Common Birds in Steep Decline outlined in The State of the Birds 2014

Reason to love Grackles #4: They're in trouble.
I know what you're thinking.. Grackles are everywhere. How can they be in trouble?  The State of the Birds 2014 - a study conducted by scientists from the North American Bird Conservation Initiative (NABCI) - found that 33 common US birds were in steep decline including the Common Grackle. The species found to have been in steep decline have lost more than half of their global populations over the span of just 40 years, largely as a result of human impact. Due to lack of interest and appreciation for Common Grackles, there is a chance that the decline could steadily progress with no real efforts to aid in increasing or stabilizing populations, as many conservation initiatives are publicly funded. This decline would eventually result in the collapse of breeding populations and in turn, the demise of the Common Grackle who, as mentioned above, is an essential species in our ecosystem for many reasons.

Common Grackle (Quiscalus quiscula) and Baltimore Oriole (Icterus galbula) sharing an orange and BirdBerry Jelly.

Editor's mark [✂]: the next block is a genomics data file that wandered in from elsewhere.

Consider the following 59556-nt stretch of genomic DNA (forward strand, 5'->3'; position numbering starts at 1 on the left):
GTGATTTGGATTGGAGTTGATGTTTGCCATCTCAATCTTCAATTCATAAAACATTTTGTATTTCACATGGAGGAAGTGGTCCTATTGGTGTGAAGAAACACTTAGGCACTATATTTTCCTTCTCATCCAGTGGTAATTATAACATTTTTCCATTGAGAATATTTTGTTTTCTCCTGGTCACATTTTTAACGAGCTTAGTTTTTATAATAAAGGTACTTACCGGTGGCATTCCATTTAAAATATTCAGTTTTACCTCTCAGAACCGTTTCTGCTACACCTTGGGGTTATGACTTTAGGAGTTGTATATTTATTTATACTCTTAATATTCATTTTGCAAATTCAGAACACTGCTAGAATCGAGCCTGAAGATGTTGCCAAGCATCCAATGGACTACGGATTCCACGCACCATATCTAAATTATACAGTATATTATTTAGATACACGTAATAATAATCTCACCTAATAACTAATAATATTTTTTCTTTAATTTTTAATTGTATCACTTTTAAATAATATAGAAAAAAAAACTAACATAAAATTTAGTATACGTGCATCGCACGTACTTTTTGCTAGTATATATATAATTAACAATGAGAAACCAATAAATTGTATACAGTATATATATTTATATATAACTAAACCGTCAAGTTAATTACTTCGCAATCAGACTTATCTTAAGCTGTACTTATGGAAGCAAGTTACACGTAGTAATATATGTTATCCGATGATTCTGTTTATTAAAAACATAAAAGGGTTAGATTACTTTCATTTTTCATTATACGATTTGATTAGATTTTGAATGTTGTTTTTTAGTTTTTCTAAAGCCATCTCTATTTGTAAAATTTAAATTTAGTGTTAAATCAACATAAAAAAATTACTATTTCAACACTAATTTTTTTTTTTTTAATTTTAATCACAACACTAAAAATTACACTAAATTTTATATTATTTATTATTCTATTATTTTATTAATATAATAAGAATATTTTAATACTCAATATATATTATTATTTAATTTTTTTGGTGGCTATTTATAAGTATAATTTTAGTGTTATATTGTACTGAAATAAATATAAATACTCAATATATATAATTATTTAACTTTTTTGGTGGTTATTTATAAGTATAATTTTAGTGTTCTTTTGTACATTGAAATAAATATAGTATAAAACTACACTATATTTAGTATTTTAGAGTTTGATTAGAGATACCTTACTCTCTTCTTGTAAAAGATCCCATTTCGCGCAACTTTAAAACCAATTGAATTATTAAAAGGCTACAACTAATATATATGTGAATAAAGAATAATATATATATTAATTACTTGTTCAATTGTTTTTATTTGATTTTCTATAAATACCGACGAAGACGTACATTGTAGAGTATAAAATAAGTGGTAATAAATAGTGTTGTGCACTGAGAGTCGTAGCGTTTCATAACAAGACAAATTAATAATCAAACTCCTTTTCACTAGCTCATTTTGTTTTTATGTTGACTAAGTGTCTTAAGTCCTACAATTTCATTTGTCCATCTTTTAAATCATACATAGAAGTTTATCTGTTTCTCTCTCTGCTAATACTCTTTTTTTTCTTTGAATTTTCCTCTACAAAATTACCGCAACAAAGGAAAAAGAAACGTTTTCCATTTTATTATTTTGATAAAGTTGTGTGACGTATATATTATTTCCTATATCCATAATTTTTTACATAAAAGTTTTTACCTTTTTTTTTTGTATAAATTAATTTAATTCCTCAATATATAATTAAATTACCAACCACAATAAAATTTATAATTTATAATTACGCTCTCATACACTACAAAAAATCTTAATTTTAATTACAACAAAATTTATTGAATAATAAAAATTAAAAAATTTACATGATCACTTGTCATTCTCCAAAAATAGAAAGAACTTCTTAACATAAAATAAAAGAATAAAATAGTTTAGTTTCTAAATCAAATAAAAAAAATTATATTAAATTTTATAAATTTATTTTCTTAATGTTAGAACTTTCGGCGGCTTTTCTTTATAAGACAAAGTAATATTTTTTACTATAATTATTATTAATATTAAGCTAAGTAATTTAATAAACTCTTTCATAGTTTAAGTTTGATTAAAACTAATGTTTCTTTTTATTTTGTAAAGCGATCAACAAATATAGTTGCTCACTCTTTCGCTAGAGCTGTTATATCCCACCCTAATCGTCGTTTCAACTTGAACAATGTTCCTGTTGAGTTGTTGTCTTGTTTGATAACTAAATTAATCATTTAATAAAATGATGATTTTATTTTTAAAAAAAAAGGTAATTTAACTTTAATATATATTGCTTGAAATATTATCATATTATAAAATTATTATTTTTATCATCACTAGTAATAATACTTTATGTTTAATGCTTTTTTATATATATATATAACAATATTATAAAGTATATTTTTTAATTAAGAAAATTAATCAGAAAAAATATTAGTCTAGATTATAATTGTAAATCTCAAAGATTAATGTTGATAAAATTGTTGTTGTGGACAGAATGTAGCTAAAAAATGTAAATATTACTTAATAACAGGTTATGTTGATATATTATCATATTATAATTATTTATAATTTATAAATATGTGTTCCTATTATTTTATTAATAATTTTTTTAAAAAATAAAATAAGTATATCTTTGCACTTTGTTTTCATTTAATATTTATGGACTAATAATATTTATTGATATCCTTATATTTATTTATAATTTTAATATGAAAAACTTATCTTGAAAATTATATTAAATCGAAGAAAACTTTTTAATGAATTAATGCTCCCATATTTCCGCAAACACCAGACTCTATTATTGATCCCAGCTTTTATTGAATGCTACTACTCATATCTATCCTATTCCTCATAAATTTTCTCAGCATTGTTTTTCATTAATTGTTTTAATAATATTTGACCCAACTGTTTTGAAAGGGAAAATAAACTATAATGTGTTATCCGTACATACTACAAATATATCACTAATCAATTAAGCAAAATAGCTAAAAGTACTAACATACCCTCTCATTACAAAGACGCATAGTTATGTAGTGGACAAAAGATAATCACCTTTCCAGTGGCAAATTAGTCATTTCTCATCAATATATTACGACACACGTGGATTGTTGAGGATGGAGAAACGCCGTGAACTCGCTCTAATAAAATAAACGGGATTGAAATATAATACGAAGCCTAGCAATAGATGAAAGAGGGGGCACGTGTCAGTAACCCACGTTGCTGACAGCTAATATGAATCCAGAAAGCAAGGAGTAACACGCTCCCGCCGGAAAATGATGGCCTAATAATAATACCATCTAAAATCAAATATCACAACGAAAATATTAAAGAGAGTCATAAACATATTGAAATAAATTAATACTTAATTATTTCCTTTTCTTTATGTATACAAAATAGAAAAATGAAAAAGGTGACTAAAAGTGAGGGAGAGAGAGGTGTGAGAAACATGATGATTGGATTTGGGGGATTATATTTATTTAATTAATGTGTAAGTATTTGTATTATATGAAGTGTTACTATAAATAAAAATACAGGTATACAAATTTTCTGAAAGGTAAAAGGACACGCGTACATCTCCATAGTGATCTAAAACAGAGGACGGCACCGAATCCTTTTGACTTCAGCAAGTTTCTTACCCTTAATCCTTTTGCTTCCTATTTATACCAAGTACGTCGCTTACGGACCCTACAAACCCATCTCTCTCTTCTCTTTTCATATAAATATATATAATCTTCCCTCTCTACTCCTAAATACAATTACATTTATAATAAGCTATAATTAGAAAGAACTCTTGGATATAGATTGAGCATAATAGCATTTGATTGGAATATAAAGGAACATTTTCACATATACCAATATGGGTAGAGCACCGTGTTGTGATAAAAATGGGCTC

Living in harmony with Common Grackles 

There is a deep-rooted bitterness toward the Common Grackle in the birding community. This animosity is often passed on to newcomers of the hobby, with many trying to rid their yards of Grackles before giving them a chance to show off their lustrous plumage or humorous antics. The simplest route to living in harmony with these underappreciated avian misfits is to transform the way we perceive them. So, if you have a group of Common Grackles visiting your feeders, rather than looking at them and thinking they're annoying, useless, loud, and dull, try seeing them for what they truly are.. charming, persistent, resourceful, and elegant - qualities we could only wish to possess. 🐦

Still not convinced that Grackles need love, too? We've got you covered. Visit our Problem Solving page to learn how to cope with them in your yard.

Happy Trails!
~ Shayna